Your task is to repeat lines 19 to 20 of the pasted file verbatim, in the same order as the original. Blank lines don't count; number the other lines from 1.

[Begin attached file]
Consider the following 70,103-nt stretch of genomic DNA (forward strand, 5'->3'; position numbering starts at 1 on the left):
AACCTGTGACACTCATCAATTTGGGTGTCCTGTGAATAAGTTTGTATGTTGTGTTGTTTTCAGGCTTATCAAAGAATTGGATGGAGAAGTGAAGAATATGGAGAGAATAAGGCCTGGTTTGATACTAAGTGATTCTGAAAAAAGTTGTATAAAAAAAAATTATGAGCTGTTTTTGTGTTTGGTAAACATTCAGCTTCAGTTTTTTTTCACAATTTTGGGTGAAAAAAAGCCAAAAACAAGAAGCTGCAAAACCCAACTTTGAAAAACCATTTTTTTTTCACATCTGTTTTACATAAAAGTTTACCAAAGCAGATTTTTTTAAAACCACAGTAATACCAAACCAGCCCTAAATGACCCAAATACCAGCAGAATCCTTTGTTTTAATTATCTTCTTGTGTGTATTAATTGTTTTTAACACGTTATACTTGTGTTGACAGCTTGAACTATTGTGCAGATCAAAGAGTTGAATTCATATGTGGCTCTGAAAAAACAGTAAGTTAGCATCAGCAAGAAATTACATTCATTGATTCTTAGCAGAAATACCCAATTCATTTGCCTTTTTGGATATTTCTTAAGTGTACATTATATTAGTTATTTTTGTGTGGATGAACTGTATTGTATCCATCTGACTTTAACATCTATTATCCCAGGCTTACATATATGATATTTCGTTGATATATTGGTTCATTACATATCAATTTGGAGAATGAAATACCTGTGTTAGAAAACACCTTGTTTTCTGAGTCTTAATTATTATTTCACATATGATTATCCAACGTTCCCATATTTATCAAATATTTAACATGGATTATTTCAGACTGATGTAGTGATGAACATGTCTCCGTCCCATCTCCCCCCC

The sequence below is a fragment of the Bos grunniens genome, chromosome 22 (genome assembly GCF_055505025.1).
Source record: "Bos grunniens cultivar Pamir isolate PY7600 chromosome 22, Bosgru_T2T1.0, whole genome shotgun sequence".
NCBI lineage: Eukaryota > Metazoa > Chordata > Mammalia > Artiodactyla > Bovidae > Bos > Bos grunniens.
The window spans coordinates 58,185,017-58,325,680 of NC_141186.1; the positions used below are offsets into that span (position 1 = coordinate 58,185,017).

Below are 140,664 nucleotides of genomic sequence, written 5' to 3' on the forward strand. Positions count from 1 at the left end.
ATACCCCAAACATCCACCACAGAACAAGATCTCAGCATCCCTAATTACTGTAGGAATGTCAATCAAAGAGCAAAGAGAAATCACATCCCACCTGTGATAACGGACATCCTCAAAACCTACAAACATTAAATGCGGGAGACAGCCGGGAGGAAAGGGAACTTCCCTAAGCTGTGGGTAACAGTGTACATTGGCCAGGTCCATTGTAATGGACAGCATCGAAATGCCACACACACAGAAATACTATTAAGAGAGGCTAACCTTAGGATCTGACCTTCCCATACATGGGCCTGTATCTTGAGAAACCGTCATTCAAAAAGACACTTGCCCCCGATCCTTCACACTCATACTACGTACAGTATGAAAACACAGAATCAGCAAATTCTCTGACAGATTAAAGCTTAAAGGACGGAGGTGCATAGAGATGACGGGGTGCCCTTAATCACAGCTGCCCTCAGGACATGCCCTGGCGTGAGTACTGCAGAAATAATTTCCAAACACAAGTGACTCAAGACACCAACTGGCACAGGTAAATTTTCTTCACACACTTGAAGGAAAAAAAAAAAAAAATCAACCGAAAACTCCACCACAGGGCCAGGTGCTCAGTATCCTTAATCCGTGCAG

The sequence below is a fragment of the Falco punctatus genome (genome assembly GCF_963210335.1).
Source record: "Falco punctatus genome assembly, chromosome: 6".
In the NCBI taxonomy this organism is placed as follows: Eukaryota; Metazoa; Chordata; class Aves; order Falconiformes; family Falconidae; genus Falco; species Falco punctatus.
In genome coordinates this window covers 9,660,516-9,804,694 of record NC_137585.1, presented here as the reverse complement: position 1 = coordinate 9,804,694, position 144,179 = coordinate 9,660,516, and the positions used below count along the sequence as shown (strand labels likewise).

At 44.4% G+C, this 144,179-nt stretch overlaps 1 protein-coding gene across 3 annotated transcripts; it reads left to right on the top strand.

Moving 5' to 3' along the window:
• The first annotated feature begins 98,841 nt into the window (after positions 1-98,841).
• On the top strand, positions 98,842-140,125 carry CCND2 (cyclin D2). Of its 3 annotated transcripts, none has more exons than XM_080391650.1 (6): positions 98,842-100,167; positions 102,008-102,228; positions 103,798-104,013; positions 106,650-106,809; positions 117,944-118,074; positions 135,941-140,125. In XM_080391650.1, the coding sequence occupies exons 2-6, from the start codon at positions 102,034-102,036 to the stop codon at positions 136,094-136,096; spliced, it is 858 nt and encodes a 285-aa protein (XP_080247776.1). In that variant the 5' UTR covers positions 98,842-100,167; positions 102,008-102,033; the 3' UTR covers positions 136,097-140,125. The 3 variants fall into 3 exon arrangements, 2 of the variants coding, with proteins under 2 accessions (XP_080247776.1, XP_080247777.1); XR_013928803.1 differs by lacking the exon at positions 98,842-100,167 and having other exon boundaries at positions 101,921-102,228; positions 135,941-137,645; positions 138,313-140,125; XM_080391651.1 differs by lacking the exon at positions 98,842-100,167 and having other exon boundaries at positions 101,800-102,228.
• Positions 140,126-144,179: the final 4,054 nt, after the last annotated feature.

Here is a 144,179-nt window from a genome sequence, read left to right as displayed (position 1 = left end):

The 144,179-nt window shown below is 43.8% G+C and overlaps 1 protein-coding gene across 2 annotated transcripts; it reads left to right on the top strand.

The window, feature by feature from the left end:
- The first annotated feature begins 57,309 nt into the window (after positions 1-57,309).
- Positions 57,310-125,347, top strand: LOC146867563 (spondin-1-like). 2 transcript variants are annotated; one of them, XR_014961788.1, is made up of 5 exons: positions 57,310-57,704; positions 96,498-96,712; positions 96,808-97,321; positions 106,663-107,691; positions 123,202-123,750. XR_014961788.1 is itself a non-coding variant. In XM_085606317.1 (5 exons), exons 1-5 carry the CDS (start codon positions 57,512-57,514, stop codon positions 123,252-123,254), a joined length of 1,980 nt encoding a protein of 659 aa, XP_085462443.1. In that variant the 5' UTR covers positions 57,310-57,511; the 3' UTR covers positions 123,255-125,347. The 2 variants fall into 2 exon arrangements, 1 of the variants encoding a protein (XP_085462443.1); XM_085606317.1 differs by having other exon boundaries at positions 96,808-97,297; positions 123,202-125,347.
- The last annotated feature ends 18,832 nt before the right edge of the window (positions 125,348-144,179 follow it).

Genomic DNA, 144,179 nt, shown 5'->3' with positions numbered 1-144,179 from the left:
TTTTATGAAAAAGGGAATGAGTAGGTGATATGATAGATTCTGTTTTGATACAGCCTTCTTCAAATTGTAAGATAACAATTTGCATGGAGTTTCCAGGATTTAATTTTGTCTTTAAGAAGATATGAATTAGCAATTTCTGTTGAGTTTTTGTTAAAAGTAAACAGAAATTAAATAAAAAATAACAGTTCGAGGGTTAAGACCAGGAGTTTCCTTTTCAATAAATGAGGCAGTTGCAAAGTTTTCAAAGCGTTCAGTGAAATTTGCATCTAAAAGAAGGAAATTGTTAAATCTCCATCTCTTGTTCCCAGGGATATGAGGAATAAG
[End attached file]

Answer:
The 144,179-nt window shown below is 43.8% G+C and overlaps 1 protein-coding gene across 2 annotated transcripts; it reads left to right on the top strand.

The window, feature by feature from the left end: